REHM: All right. And turning to you, Stephan Richter, what about the rest of Europe? How have they responded to the deal?
XAFA: Other Europeans -- I think there was a lot of relief on the part of the Europeans as well because the last thing they need is a disorderly Greek default that would create contagion in the rest of the eurozone.
REHM: All right, Miranda. Let me turn now to Stephan Richter.
RICHTER: It's, of course, right, what she just said. But I think the important thing for us to realize is that everybody in Europe sees this probably as the high watermark of orderly process. From here on, it's going to go all downhill. This was a very necessary agreement to avoid a catastrophic default. Hopefully, the private banks, enough of them, will take the deal in terms of restructuring the bonds and stuff like that.
But the key problem is -- you know, tragedy is a Greek word and so is catharsis. And what is really needed at this stage is, as she just said, that the entire Greek society reform itself. Now, there are a lot of people in Greece who are willing to do that. Unfortunately, it's none of those in power. It's none of those in the media. It's none of those who are rich. If they haven't immigrated for a long time, they're all taking the whole country as a racket.
And that leaves all the normal wage earners -- not just minimum wage takers, but small businessmen and so on -- all the people outside of Athens in a very dire strait. Fifty percent of the population now lives in Athens, which is a very unproductive city. They create services and distribute subsidies. And everything that we've heard transfers from the European Union. Greece has a lot of potential -- tourism, agriculture, those kinds of things -- but, basically, they need to compete not with the Germanys of this world but with Turkey next door.
And Turkey, at a minimum, is highly productive, has a great track record over the past decade, which is very painful to see for the Greeks, remembering the old enmity between the two countries. But, for starters, they would need to bring all their prices down by 30 percent. And there is just very little that anybody in Europe expects, even though they put all a nice gloss on this agreement because they needed to get through this in order to throw the Greeks a lifesaver so that society can remake itself.
The odds with that are very small, unfortunately. One can only hope that self-help will prevail. But, you know, they need to really rethink the entire society from top to bottom. And if you compare that to 1990 and Eastern Europe, you know, the catastrophe after the collapse of communism, these countries went through a very difficult period, but they had a very clear sense that from here on out, we need to do better. We need -- we now have a chance, a fighting chance to create a just society, a democratic society, a growth-oriented society. And that moment hasn't come to Greece yet.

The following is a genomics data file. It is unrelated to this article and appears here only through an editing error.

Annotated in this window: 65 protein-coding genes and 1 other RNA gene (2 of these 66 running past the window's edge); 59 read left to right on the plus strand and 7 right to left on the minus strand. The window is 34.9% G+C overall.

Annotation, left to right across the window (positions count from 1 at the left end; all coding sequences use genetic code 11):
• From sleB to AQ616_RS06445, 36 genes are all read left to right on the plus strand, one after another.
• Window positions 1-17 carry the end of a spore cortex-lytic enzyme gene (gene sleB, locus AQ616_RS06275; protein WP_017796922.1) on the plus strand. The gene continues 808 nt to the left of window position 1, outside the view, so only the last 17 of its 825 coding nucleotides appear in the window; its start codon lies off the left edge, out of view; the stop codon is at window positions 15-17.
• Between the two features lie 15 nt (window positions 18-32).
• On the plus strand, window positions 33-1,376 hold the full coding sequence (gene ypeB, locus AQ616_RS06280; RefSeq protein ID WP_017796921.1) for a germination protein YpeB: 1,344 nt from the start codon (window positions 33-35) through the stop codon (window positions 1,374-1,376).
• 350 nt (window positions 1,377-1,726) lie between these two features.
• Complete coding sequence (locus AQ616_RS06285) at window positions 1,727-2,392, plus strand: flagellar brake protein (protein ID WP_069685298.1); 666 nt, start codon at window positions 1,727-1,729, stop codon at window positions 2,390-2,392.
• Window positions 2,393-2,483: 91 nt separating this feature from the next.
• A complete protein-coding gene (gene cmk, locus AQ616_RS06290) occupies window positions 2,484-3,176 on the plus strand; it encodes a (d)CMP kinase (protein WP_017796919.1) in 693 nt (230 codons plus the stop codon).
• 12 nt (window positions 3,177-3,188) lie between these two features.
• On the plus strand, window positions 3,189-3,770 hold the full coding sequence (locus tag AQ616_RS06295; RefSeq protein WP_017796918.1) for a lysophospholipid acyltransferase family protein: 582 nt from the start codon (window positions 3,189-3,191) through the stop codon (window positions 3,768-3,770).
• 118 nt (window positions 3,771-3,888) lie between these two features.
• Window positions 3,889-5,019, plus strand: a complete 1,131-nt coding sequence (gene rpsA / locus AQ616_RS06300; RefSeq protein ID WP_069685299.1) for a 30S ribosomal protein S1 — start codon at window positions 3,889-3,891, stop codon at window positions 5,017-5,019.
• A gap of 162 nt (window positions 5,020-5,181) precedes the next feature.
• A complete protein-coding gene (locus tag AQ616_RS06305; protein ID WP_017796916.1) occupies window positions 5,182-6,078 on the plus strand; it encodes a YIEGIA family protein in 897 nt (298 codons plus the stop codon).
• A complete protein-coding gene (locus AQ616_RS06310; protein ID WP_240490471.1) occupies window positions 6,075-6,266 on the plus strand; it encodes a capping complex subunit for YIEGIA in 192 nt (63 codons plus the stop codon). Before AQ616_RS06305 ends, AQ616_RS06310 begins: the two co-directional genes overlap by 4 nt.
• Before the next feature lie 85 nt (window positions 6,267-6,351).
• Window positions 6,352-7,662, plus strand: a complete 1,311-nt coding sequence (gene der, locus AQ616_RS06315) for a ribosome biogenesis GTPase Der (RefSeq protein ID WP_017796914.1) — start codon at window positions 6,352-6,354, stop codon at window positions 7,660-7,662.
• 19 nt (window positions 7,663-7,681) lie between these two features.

REHM: Stephan Richter, he is publisher and editor-in-chief of The Globalist, a daily online magazine on the global economy, politics and culture. Uri Dadush, do you think that this deal provides a viable long-term solution, or is it just another stopgap?
DADUSH: No, I don't. It is a stopgap. The profound challenge of Greece is to get growth going again. And as Miranda said, the essence of getting growth going again is to do the opposite of what happened over the last 10 years.
REHM: What do you mean?
DADUSH: What I mean is that the Greek economy has to become more outward oriented. Exports have to grow, and it has to become more competitive.
REHM: But how does it do that in the face of this enforced shrinkage, if you will?
DADUSH: Well, the enforced shrinkage is supposed to be the way, or a very important part of the way, that Greece becomes more competitive because that means, for example, the reduction in the minimum wage. And so improve the ability of Greeks to sell at reasonable prices on international markets, that's one way. And the second way is what I call the famous structural reforms, and these structural reforms are about liberalizing professions to make it more competitive, liberalizing the labor market to make it more flexible.
However, the structural reforms take a very long time to work and are politically very, very difficult.
REHM: Uri Dadush, he's senior associate and director in Carnegie International's Economics Program, former director of international trade, former director of the economic policy at the World Bank. Short break. We'll be right back.
In this hour, we're talking about the second bailout package for Greece that was agreed to by the 17 members of the eurozone early this morning. Here in the studio, Uri Dadush. He is with Carnegie's International Economics Program. Scheherazade Rehman, she is professor of international business and finance and international affairs at George Washington University, and Stephan Richter of The Globalist.